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Supreme Court Strikes A Blow For Property Rights

By: Steven Barshov

On June 25, 2013, the United States Supreme Court in Koontz v. St. Johns River Water Management District clarified and limited the power of a local governmental agency to deny a land use permit unless the applicant agreed to make a monetary payment or expenditure.  The Supreme Court ruled 5-4 that such a required expenditure would trigger heightened constitutional scrutiny under both the “essential nexus” test enunciated in Nollan v. California Coastal Commission and the “rough proportionality” test enunciated in Dolan v. City of Tigard.  The majority opinion, written by Justice Alito and joined by Chief Justice Roberts and Justices Scalia, Thomas and Kennedy, found no significant constitutional difference between a local government requiring a property owner to relinquish a property right as a condition of receiving a land use approval, such as the beach access easement at issue in Nollan or the property donation at issue in Dolan, and a local government denying a land use approval unless the applicant agreed to expend funds.

Koontz was a property owner who applied for permits to develop Florida land containing wetlands.  Koontz offered to permanently preserve approximately three-quarters of his roughly 15 acres by conservation easement and to develop the remaining quarter.  The St. Johns River Water Management District declined to approve Koontz’s proposal and stated instead that it would approve either a 1 acre development and 13.9 acre conservation easement or Koontz’s plan, so long as he also agreed to pay to replace culverts on one off-site parcel or fill in ditches on another, either which would have enhanced approximately 50 acres of District-owned wetlands.   Koontz refused to accede and the Management District denied the application.  Koontz sued, claiming that the District’s required off-site wetlands mitigation was grossly disproportionate to the actual environmental impacts of his proposed project.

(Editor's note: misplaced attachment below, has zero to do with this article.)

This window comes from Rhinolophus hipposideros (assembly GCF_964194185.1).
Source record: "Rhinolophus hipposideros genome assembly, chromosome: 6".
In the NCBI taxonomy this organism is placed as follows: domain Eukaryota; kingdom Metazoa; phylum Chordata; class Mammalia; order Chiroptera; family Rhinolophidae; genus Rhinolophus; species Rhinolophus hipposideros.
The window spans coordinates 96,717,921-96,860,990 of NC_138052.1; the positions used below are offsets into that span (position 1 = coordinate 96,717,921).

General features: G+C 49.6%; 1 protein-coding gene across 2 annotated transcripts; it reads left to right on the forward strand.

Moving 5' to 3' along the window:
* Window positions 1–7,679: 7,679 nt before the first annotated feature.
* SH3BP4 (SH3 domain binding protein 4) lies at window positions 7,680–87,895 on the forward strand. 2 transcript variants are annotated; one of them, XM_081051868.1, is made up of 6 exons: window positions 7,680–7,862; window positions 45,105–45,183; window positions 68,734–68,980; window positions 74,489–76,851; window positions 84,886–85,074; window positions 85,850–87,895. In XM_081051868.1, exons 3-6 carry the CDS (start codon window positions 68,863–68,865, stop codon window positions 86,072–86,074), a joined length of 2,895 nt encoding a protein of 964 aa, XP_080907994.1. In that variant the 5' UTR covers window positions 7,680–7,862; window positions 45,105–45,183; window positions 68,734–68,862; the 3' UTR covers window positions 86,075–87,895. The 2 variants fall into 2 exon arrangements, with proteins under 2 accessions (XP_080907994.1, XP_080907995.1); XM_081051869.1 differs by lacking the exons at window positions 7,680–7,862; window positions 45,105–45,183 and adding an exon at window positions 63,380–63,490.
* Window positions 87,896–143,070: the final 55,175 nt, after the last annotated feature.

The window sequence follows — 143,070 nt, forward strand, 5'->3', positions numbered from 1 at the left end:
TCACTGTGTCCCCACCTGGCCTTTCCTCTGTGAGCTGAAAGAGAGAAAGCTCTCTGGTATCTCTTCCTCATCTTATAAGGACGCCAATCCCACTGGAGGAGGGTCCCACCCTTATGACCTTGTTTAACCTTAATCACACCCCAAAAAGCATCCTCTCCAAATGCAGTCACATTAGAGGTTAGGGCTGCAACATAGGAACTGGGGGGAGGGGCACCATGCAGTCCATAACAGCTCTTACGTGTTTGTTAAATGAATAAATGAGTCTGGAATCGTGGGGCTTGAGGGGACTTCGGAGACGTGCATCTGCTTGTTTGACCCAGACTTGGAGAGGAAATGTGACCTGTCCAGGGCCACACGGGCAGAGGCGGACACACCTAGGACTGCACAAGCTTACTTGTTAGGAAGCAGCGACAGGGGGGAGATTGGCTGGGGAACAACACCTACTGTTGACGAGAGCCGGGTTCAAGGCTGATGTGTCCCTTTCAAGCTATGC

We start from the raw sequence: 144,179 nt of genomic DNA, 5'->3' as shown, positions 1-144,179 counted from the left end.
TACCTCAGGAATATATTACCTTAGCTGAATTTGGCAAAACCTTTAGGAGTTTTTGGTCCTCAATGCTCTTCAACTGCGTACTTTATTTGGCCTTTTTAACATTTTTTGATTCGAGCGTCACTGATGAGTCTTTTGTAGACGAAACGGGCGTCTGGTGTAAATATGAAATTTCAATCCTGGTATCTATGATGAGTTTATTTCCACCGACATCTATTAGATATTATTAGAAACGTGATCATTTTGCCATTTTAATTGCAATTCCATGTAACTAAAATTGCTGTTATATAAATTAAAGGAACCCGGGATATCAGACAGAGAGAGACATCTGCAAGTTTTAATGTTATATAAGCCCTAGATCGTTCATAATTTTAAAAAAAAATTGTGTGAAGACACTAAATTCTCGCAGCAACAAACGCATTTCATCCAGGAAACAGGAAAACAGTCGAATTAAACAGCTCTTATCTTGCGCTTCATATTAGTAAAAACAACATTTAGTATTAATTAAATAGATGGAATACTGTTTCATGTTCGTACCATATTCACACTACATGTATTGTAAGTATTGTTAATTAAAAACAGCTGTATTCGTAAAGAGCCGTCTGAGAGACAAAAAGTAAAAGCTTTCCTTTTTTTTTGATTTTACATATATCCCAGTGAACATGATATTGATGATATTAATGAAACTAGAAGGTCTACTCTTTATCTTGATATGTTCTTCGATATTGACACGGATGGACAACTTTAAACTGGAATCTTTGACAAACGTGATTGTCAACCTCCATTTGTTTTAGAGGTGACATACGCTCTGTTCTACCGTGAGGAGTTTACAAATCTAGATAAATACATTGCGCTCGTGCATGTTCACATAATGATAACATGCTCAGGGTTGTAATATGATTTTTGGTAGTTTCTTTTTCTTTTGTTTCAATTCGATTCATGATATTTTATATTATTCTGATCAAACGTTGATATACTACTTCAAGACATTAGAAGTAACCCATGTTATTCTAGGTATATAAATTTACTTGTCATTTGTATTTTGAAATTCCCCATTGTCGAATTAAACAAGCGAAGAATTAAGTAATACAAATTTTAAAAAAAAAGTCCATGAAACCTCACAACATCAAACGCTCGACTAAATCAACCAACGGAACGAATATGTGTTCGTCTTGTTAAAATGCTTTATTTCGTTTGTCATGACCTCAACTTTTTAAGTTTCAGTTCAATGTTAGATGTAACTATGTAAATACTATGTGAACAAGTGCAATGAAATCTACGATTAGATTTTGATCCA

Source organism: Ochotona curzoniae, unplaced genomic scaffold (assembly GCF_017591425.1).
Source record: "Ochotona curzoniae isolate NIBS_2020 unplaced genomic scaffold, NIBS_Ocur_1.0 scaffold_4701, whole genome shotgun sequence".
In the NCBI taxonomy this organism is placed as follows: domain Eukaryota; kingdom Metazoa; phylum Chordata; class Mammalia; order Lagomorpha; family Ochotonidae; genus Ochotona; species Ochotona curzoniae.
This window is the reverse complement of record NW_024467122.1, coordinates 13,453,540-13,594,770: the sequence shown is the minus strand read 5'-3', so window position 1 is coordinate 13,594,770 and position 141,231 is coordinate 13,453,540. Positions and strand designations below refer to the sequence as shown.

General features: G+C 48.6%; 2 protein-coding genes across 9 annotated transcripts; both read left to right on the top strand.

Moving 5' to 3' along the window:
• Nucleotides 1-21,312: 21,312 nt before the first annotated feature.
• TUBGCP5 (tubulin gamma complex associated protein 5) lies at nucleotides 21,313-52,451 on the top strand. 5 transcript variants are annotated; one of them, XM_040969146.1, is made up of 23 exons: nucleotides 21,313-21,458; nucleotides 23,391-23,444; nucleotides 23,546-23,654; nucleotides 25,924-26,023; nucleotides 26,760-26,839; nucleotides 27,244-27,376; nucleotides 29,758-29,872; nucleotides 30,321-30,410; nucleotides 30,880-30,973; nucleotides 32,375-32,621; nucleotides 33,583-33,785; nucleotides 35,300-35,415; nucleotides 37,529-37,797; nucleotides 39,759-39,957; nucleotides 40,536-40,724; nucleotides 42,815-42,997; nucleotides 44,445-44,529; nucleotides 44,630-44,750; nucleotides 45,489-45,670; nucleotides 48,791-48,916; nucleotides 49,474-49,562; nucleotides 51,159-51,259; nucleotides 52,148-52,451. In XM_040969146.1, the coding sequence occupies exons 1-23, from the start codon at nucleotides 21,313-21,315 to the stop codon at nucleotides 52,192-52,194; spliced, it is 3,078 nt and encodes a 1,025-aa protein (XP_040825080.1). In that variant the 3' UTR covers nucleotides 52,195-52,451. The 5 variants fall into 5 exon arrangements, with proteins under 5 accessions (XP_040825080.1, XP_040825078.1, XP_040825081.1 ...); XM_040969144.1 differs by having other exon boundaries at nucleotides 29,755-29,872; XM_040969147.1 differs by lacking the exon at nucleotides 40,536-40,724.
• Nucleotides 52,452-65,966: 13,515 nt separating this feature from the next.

The Supreme Court did not decide whether the specific wetland mitigation required by the Management District was constitutional.  Rather, the  Court clarified the tests that should be applied and did so over a vigorous dissent by Justice Kagan, which was joined by Justices Ginsberg, Breyer, and Sotomayor.

In recent years, off-site project mitigation has been utilized increasingly by local governments, especially as budgets for infrastructure tighten.  Project applicants and municipalities now are on notice that the administrative record for a land use approval or denial, often principally an environmental impact statement and its associated findings, must contain sufficient evidence to confirm that the required expenditure can be sustained under the essential nexus and rough proportionality tests.  For further information, contact Steven Barshov, SPR’s senior land use counsel.

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